Steve Austin On How Kliq Curtain Call Changed His Life, If Brian Pillman Always Stayed In Character

On episode 366 of The Steve Austin Show, WWE Hall Of Famer Steve Austin conducted a question and answer session with fans. Among other things, Austin discussed how the infamous Madison Square Garden 'Curtain Call' benefited him in his professional wrestling career, whether the late great Brian Pillman ever clued him in on his 'Loose Cannon' gimmick, and whether he would ever consider selling the WWE Intercontinental Championship he owns that was held by some of the genre's all-time greats.


On the subject of 'The Curtain Call', Austin said he was confused as he watched it happening from backstage and that he could not believe Scott Hall, Kevin Nash, Triple H, and Shawn Michaels were breaking kayfabe.

"I'm glad about 'The Curtain Call' now, but I remember being very confused watching it all go down because I was right there, behind the curtain watching it all and I couldn't believe these guys were breaking kayfabe."

According to Austin, he is now glad the 'Curtain Call' incident happened because he took Triple H's favorable position of winning the King Of The Ring tournament. Moreover, the six-time WWE World Champion admitted that he may have stayed a midcarder for his entire professional wrestling career without 'The Curtain Call'.


"Vince [McMahon] wasn't going to screw Shawn Michaels because Shawn was already cantankerous. He was his World Champion and he needed him happy, so he had to punish somebody and he punished Triple H. And he told me, two weeks going in the event I was going to win King Of The Ring. Had I had not won that event, Austin 3:16 would never have happened. 'Cause Stone Cold Said So' would never have happened organically, so I don't know what would have happened. I might have been a midcard guy my whole career. And that's the bottom line. Who knows what would have happened? I'm just glad it did and I'm glad I got the opportunity."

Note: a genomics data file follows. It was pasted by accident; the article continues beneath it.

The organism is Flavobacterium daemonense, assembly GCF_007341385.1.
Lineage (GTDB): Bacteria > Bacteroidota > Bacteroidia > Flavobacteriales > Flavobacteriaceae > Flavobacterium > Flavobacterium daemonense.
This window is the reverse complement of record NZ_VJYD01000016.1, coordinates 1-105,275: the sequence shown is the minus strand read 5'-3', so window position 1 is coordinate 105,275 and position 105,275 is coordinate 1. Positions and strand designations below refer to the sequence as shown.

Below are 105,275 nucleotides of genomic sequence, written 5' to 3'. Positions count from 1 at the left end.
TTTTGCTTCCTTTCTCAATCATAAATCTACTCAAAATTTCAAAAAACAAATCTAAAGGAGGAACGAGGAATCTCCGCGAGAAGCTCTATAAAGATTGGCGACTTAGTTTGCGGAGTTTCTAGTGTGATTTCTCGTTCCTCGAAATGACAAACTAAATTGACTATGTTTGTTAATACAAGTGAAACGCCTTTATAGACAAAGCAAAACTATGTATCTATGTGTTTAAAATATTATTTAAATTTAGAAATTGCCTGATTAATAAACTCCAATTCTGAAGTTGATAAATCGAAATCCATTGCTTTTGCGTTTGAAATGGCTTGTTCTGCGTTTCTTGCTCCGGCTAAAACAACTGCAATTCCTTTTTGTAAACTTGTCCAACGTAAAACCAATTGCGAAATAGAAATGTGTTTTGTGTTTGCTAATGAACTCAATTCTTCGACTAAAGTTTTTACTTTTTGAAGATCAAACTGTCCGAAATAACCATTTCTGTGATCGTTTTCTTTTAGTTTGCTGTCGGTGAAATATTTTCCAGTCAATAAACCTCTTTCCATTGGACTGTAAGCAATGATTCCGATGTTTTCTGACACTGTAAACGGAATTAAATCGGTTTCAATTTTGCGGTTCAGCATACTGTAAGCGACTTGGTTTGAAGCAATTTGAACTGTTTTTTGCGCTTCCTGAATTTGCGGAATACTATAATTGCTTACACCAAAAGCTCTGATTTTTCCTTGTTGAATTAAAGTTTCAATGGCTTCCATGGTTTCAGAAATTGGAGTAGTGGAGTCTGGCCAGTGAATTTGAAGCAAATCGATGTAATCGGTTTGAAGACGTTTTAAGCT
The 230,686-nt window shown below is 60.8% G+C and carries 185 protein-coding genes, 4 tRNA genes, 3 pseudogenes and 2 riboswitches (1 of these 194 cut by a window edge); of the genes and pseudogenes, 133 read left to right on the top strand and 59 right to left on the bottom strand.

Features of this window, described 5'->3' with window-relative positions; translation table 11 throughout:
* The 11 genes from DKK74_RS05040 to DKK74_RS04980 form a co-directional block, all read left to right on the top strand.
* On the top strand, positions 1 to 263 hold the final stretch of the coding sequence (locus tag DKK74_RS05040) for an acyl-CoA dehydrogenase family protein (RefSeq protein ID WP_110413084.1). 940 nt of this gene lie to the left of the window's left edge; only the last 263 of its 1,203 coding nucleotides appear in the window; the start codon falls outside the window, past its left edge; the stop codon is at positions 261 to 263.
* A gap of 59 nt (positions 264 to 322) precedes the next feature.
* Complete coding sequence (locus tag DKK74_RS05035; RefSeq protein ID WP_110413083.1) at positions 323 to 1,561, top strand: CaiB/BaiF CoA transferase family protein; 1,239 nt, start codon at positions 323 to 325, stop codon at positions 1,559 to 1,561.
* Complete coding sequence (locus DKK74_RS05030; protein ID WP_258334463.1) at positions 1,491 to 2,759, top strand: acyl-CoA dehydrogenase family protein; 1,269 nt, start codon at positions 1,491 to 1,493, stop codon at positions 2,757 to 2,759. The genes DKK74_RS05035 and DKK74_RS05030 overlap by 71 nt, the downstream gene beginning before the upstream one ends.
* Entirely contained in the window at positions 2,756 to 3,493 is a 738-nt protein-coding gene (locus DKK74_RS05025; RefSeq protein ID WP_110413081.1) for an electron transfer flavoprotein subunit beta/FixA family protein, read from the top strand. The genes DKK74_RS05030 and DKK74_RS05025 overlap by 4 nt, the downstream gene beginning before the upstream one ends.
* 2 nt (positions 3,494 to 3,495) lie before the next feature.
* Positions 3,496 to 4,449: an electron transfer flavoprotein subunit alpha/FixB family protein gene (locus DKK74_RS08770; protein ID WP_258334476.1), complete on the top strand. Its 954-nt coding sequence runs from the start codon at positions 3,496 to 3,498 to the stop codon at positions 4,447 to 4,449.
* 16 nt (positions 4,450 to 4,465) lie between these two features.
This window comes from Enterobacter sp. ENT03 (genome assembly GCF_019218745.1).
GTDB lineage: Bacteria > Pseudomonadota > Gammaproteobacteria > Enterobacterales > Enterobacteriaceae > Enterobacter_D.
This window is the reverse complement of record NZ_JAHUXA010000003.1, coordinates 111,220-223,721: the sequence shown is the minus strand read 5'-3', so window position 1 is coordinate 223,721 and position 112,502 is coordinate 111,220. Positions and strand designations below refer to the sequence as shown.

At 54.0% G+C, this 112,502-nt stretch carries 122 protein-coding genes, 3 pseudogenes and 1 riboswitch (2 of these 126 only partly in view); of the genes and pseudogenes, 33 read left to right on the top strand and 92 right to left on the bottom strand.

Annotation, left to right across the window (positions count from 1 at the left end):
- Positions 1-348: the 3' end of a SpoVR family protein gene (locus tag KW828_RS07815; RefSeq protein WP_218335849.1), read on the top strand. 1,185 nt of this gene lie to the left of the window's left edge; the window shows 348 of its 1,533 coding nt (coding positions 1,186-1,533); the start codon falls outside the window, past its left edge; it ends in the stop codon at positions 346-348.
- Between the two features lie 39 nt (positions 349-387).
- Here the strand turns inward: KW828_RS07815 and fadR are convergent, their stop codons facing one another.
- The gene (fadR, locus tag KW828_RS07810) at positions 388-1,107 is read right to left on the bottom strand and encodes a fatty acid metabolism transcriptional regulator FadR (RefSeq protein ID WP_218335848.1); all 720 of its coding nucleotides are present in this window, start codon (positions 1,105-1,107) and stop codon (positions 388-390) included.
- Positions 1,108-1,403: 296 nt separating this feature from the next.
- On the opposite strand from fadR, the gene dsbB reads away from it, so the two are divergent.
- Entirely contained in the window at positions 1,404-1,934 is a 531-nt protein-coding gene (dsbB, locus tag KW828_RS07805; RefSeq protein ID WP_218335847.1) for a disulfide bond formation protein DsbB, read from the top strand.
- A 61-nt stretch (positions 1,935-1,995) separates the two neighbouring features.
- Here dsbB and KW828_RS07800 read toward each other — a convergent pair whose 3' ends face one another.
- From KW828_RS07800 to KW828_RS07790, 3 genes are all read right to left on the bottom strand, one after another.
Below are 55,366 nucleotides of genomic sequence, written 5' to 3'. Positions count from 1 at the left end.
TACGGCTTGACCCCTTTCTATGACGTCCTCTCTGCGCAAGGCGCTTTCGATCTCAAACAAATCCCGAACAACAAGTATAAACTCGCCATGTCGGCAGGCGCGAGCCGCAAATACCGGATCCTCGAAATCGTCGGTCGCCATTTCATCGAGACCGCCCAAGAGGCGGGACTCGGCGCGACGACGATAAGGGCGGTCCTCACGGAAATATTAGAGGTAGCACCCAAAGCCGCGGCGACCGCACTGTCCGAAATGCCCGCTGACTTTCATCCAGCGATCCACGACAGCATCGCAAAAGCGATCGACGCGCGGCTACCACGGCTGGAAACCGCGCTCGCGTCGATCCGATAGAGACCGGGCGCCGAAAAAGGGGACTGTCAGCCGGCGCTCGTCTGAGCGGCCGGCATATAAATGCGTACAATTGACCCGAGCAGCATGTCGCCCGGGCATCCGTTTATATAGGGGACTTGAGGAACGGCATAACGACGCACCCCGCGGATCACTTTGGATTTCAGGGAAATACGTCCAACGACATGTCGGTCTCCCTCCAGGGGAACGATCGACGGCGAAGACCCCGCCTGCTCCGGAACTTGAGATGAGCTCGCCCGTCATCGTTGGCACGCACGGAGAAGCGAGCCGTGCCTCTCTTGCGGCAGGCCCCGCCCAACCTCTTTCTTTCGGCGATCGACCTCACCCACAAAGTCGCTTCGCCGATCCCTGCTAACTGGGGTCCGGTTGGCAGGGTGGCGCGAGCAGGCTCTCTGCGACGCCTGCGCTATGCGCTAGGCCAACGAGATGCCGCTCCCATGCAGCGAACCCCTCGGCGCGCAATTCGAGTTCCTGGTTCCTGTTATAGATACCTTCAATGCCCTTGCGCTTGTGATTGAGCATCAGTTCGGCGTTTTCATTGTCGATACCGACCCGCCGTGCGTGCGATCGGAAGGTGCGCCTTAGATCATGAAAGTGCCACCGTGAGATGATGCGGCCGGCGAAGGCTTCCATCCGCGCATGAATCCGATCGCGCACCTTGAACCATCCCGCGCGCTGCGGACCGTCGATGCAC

Austin said Pillman kayfabed everyone about his 'Loose Cannon gimmick'. Even though Austin and Pillman were close friends, Pillman never smartened up Austin about his antics and plans.

"Brian didn't smarten anybody up to what he was doing. He worked everybody and if anybody ever talked to Brian, and he dropped some 411 on what he was doing, I'd like to hear it." Austin continued, "but, man, as far as I know, Brian kayfabed everybody on that 'Loose Cannon' s–t. Guys didn't know if he was crazy, shooting, working, what, because there was no separation." Austin continued, "Brian called me all the time, but Brian never called me and said, 'hey kid, here's what I got going next', and he was totally in character 100% of the time. He worked himself out of a contract that was signed. They terminated a contract because he wanted everything to be a shoot and that was the biggest work of all time, to terminate a contract to play into his storyline when he knew he was going to jump, so Brian didn't smarten anybody up to anything."


Also, Austin went on to say that his former tag team partner was way ahead of his time and that it would have been interesting to see how 'Flyin' Brian's professional wrestling career unfolded had he not passed away.

"That guy was way ahead of his time. It really took a lot of guts to do what he was pulling off and it was just absolutely incredible. I really wish Brian would have lived to see, first of all, how the business would unfold, but also, to see how his career could have unfolded, maybe had he gotten that foot or that ankle healthy. But he was a dynamic person, a dynamic personality, hellacious professional wrestler. He was born for the business."

Click here to listen to the podcast. If you use any of the quotes from this article, please credit The Steve Austin Show with an H/T to Wrestling Inc. for the transcription.

Source: The Steve Austin Show